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It was suggested on math.stackexchange.com that I try to ask this question here.

Consider a bounded linear operator $A : U \to V$ where $U$ is finite dimensional and where $V$ is a separable Hilbert space, or with large dimension such that $A$ cannot be stored explicitly, being instead available as an algorithm for computing $y \mapsto Ay$. Let $f \in V$ and consider the standard least-squares problem: Find $x \in U$ such that $\|Ax-f\|=\text{min}!$. We assume that inner products of columns of $A$, i.e., the matrix elements of $M = A^*A$, can be computed efficiently, and similarly $A^*f$ can be computed efficiently. However, we also assume that that $M = A^*A$ is ill-conditioned.

Are there efficient algorithms for the solution of this least-squares problem that avoids the ill-conditioning of $A$?

Additional details added in edit:

In my concrete example, $A$ is on the form $$ Ae_i = u_i \in V = L^2(\mathbb{R}^n),$$ with prescribed vectors $u_i$, and where $\{e_i\}$ is some orthornormal basis for $U$. The normal equations read $$ Mx = A^* f, \quad M = A^* A,$$ which takes the usual matrix form when we expand $x = \sum_i x_i e_i$, and introduce the matrix with elements $M_{ij} = \langle u_i,u_j\rangle_{L^2}$, and the vector $(A^*f)_i = \langle u_i, f \rangle_{L^2}$. Thus, the normal equation is easy to write down and solve if $M$ is not ill-conditioned. However, it turns out in practice to be. The LSQR algorithm mentioned in the comments does not seem viable here, as it requires an algorithm for $u \mapsto A^* u$.

To be even more concrete, in the $V = L^2(\mathbb{R})$ case, I have $n = 3K$ basis functions. The first $K$ basis functions are gaussian functions $u_i(x) = \exp(-\alpha_i(x-z_i)^2)$, with $\alpha_i,z_i\in\mathbb{C}$. The remaining $2K$ basis functions are the derivatives of $u_i$ with respect to the complex parameters. Moreover, $f\in L^2$ is a function for which I have an algorithm for computing $\langle u_i, f\rangle_{L^2}$, $1\leq i \leq 3K$. Note that inner products of any pair of gaussians and their derivatives are readily computed, so I also have an algorithm for $M = A^* A$.

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  • $\begingroup$ Please clarify your specific problem or provide additional details to highlight exactly what you need. As it's currently written, it's hard to tell exactly what you're asking. $\endgroup$
    – Community Bot
    Dec 2 '21 at 14:49
  • $\begingroup$ You're right to be concerned about the conditioning of $A^*A$. I think some kind of incremental SVD could help -- see this question or this paper. $\endgroup$ Dec 2 '21 at 16:57
  • $\begingroup$ Is the matrix $A$ sparse? $\endgroup$ Dec 3 '21 at 14:49
  • $\begingroup$ In my edit I tried to explain my concrete problem. The matrix $A$ must really be considered an operator: When acting on a vector it gives a linear combination of some fixed Hilbert space vectors (actually, gaussian functions). So $A$ is in a sense sparse, but is not represented by a matrix. $\endgroup$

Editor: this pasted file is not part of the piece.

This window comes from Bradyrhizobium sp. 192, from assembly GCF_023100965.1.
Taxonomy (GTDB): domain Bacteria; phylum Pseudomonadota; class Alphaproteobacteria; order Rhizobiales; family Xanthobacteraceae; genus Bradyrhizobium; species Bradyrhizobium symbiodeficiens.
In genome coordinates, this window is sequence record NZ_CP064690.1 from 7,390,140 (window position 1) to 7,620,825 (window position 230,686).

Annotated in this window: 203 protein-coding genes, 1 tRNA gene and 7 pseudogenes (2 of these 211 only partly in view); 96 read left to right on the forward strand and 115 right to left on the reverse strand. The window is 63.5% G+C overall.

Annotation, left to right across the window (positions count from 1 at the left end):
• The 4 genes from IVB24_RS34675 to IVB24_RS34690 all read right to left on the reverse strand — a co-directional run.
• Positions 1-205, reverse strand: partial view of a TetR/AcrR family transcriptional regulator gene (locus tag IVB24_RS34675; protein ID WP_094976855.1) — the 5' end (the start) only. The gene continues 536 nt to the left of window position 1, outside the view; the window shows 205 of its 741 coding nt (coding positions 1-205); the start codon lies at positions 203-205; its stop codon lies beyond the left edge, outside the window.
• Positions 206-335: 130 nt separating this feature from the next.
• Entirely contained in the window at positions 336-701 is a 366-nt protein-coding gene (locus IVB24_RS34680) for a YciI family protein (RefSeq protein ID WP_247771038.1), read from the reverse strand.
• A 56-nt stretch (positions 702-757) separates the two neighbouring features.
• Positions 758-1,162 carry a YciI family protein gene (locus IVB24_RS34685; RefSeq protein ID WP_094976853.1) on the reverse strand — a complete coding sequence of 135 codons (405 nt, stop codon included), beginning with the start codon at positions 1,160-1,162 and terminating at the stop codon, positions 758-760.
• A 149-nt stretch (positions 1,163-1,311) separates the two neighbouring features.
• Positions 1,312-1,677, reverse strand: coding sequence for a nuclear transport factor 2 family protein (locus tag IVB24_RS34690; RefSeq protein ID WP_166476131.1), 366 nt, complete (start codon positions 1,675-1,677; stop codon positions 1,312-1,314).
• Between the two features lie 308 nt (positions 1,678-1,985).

– Jas Ter
    Dec 4 '21 at 18:57
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There's no reason to compute elements of $M=A^{*}A$ here. You will need the ability to compute the adjoint operator $z \rightarrow A^{*}z$. With that, you can use a matrix-free iterative least-squares algorithm like LSQR. Because your problem is ill-conditioned, you'll need to add some regularization (this is available as an option in LSQR.)

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    $\begingroup$ Thanks! LSQR seems interesting. However, in my case, $A$ in facts maps into a Hilbert space, so the action of $A^*$ cannot really be considered and I believe the conditions of the algorithm are not satisfied. I will check though. $\endgroup$
    – Jas Ter
    Dec 3 '21 at 13:27
  • $\begingroup$ You can also regularize the normal equations by solving $(M+\lambda^{2} I) x=A^{*}f$. This is equivalent to minimizing $\min \| Ax - f \|^{2}+\lambda^{2} \| x \|^{2}$. You really need to consider why this least-squares problem is ill-conditioned and whether regularization is appropriate and exactly what regularization to use. $\endgroup$ Dec 4 '21 at 17:42
  • $\begingroup$ In the question, you state that you can find $A^{*}f$. If so, you can use the same approach within an iterative least squares solver. $\endgroup$ Dec 4 '21 at 17:44
  • $\begingroup$ I sort of understand where the ill-conditioning comes from. My condition numbers are in the $10^{20}$ range, and seem to be even larger in some cases. By basis functions that comprise $A$ are gaussians and their derivatives with respect to, say, the center of the gaussian. Thus, I can compute $A^*f$ for $f$ being gaussian or certain other special functions, but not general $f$... $\endgroup$
    – Jas Ter
    Dec 4 '21 at 19:07
  • $\begingroup$ I know that the basis vectors are linearly independent in exact arithmetic, and finding a preconditioner should amount to taking clever linear combinations of the basis functions. $\endgroup$
    – Jas Ter
    Dec 4 '21 at 19:08

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